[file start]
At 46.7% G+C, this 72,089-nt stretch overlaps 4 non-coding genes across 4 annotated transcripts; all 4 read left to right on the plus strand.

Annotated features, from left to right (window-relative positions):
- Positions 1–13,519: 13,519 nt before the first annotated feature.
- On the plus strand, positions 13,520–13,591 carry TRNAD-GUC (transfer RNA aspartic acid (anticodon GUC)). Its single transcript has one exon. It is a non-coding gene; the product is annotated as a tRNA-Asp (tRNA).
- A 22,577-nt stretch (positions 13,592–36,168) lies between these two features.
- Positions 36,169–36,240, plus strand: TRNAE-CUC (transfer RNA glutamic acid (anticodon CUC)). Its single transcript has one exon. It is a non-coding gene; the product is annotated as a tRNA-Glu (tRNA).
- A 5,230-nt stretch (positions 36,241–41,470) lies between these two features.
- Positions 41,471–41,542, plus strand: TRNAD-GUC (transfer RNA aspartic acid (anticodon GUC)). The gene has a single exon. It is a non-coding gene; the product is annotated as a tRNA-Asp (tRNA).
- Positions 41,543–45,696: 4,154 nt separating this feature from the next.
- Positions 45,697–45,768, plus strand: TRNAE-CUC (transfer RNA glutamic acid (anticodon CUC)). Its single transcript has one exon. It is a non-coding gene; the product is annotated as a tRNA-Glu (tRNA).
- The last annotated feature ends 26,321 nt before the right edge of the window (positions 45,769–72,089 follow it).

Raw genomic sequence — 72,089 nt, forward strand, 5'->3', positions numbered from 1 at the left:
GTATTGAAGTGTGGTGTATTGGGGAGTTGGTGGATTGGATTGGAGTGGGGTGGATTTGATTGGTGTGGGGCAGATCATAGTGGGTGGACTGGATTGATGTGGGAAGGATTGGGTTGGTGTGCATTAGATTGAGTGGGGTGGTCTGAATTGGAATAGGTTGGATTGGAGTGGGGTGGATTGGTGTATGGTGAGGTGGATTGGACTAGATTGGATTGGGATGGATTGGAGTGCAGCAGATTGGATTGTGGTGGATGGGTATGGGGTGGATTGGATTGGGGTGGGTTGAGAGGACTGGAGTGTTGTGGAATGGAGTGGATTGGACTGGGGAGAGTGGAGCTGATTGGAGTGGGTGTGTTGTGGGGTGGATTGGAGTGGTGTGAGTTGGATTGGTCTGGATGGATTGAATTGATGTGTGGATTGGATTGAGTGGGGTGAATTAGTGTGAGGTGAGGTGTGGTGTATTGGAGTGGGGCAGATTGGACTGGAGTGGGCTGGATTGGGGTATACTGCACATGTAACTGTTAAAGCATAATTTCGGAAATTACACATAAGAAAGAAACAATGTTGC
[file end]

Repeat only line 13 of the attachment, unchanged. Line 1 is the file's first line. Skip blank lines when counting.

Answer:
GTATTGAAGTGTGGTGTATTGGGGAGTTGGTGGATTGGATTGGAGTGGGGTGGATTTGATTGGTGTGGGGCAGATCATAGTGGGTGGACTGGATTGATGTGGGAAGGATTGGGTTGGTGTGCATTAGATTGAGTGGGGTGGTCTGAATTGGAATAGGTTGGATTGGAGTGGGGTGGATTGGTGTATGGTGAGGTGGATTGGACTAGATTGGATTGGGATGGATTGGAGTGCAGCAGATTGGATTGTGGTGGATGGGTATGGGGTGGATTGGATTGGGGTGGGTTGAGAGGACTGGAGTGTTGTGGAATGGAGTGGATTGGACTGGGGAGAGTGGAGCTGATTGGAGTGGGTGTGTTGTGGGGTGGATTGGAGTGGTGTGAGTTGGATTGGTCTGGATGGATTGAATTGATGTGTGGATTGGATTGAGTGGGGTGAATTAGTGTGAGGTGAGGTGTGGTGTATTGGAGTGGGGCAGATTGGACTGGAGTGGGCTGGATTGGGGTATACTGCACATGTAACTGTTAAAGCATAATTTCGGAAATTACACATAAGAAAGAAACAATGTTGC